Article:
Area page optimisation
If you are targeting multiple areas this is a must, regardless if you have an address or not. But if you’re not working with these addresses you can still rank if you optimise your area pages well, and build the authority of the whole site by varying your link building to include branded, long-tail keywords and using inbound seo tactics (providing great, searchable, topical, shareable content around the site and in your blog).
Here are some basic considerations whether you are targeting location/s you are based in and deliver to with or without addresses:
Initial steps for all local SEO campaigns
Decide on which locations you want to optimise
Often businesses optimise for regions that they don’t do much business in, but want the prestige of appearing for them, get ahead of the competition or just be visible everywhere. This is a waste of time and resource, and you will be competing with businesses that DO deliver to them and focus all of their time in appearing in the SERPs for.
Maybe check out the population density on those locations using Wikipedia or census data, and how many web users there are. One way to check the latter is by setting up an AdWords account, which you will need to do for the next tip anyway, and under “settings” you can enter a region and the users will pop up under the field marked “reach”. Example: https://support.google.com/adwords/answer/1722045?hl=en
Once you have decided, check local monthly search volumes for your keyword + area using the AdWords Keyword tool. You can also search in Google for the “Keyword +Area” you are targeting, to see how the competition appears.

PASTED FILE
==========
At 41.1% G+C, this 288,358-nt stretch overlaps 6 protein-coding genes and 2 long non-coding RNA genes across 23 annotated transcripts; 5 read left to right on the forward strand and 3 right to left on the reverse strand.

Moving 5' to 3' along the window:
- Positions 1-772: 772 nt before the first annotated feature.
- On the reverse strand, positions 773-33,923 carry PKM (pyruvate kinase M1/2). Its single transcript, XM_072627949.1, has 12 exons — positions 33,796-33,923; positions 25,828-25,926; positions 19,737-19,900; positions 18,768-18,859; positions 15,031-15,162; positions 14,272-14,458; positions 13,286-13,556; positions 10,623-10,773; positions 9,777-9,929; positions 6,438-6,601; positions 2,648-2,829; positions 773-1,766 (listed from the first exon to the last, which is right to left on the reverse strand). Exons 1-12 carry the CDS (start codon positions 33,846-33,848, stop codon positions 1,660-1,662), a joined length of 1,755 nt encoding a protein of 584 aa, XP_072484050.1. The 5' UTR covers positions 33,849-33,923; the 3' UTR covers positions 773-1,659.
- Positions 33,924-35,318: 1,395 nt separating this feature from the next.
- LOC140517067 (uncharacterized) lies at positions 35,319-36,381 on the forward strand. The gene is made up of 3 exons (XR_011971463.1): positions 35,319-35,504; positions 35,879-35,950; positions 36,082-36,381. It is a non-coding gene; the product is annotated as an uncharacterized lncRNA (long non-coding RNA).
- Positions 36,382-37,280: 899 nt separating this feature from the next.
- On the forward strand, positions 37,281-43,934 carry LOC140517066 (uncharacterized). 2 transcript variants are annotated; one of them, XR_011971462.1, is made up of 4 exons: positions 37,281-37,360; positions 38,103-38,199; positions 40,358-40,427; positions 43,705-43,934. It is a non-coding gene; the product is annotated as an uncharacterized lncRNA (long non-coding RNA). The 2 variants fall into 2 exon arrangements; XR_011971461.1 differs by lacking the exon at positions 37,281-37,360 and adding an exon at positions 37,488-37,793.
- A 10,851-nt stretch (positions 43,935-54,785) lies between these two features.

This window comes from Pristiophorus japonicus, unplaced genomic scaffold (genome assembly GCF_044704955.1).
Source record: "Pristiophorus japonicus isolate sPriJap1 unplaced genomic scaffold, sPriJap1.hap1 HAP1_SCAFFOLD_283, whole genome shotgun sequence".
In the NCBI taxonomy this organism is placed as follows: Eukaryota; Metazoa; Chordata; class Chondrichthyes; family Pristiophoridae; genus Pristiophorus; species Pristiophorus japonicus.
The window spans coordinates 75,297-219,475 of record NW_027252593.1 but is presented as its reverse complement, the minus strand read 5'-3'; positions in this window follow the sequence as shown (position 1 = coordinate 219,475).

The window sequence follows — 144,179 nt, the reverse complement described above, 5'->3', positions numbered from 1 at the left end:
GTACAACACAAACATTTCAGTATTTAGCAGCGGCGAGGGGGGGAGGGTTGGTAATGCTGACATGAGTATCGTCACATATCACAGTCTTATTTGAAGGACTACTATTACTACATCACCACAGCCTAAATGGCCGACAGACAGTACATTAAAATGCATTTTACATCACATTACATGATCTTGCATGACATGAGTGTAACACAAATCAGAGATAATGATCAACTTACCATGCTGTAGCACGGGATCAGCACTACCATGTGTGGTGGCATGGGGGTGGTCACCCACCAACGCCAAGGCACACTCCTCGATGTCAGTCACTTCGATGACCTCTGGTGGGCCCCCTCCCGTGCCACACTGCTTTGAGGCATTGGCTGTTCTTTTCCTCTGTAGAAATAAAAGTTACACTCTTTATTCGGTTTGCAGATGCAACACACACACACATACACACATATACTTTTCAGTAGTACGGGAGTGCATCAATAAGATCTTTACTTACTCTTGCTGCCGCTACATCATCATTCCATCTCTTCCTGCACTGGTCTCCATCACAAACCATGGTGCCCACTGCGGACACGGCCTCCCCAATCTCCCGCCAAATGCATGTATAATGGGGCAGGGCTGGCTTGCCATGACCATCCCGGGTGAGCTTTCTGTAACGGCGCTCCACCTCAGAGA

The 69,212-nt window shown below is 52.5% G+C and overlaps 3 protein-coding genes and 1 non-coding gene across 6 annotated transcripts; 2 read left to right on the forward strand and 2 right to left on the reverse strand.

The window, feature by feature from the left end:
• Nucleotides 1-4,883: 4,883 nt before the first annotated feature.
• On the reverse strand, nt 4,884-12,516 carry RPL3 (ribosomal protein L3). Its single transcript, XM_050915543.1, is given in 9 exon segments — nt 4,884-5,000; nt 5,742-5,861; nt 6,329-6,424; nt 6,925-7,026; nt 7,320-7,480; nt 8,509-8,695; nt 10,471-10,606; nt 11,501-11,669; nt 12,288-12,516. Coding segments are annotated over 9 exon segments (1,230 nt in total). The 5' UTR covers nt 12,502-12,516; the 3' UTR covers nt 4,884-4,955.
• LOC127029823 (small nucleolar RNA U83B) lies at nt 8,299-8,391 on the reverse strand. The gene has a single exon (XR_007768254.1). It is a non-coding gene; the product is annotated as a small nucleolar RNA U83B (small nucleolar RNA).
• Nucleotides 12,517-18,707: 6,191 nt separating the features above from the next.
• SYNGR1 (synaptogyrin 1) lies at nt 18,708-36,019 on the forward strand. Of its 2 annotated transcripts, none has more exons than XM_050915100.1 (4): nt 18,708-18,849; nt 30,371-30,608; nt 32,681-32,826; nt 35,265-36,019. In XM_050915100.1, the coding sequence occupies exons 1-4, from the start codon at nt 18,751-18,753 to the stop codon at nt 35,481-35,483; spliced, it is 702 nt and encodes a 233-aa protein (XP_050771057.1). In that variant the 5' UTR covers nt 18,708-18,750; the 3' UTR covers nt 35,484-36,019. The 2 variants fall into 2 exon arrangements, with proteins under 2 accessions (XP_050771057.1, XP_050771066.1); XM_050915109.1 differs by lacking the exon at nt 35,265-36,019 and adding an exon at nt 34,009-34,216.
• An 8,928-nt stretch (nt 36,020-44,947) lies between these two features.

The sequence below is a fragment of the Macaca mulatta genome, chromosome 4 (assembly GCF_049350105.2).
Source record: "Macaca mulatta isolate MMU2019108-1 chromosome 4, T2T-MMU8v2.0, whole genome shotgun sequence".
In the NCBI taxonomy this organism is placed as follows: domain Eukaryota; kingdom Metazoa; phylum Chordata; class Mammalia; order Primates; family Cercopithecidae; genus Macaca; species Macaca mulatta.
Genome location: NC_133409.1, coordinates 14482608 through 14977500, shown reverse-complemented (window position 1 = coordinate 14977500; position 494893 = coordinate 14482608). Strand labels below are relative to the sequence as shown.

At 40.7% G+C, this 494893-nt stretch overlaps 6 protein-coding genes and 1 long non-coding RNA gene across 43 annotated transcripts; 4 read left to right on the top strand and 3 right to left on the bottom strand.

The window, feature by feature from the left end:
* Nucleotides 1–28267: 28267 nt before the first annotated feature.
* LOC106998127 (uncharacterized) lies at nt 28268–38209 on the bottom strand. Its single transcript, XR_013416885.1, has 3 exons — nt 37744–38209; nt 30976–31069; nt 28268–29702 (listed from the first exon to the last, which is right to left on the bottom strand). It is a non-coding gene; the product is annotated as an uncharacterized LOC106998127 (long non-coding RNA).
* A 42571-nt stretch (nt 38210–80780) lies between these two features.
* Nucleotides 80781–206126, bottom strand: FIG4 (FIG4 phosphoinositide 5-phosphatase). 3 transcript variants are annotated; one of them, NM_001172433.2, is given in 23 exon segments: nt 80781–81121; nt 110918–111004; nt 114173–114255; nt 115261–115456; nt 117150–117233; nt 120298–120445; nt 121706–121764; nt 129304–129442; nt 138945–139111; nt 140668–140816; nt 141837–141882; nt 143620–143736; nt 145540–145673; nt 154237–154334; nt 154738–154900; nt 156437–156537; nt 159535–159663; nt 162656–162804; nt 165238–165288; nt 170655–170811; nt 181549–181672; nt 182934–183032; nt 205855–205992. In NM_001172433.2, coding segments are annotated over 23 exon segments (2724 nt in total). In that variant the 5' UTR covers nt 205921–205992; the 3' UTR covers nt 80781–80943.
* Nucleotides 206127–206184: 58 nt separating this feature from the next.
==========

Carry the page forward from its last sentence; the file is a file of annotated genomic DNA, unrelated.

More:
Tip: If there are a lot of results appearing at the top of the SERPs through their Google places and Google + listings, you know you really need to set up those accounts using addresses for your chosen regions, and possibly get additional address for the ones you don’t have.
Optimise your site for chosen regions
As a bare minimum you need to briefly mention the areas you cover on your home page, and link to area pages that you will also need to create. The area pages should include content about the area you are optimising and the address for that area (if you have one) wrapped in schema code.
Use local schema code types like location, geo tag, authorship and many more. Schema code (schema.org) is a standard of code that you wrap around important bits of info you think are searchable by search engines, like the local cinema listings that pop up when you search for a movie – that’s schema working. By using this code you are making it easier for Google to pick up important info which it then displays as Rich Snippets. Check out this great guide by Chris Silver Smith of Search Engine Land: http://searchengineland.com/13-semantic-markup-tips-for-2013-a-local-seo-checklist-143708.
There are many other on-site things to consider, as well as off site but I will cover these in later posts.
Hope you found this useful.
Here are some great posts that I have used for research, keep an eye on these blogs if you dont already. A big thank you to the writers for sharing their wisdom:
Frank Reed: Google Local Business Center Now Google Places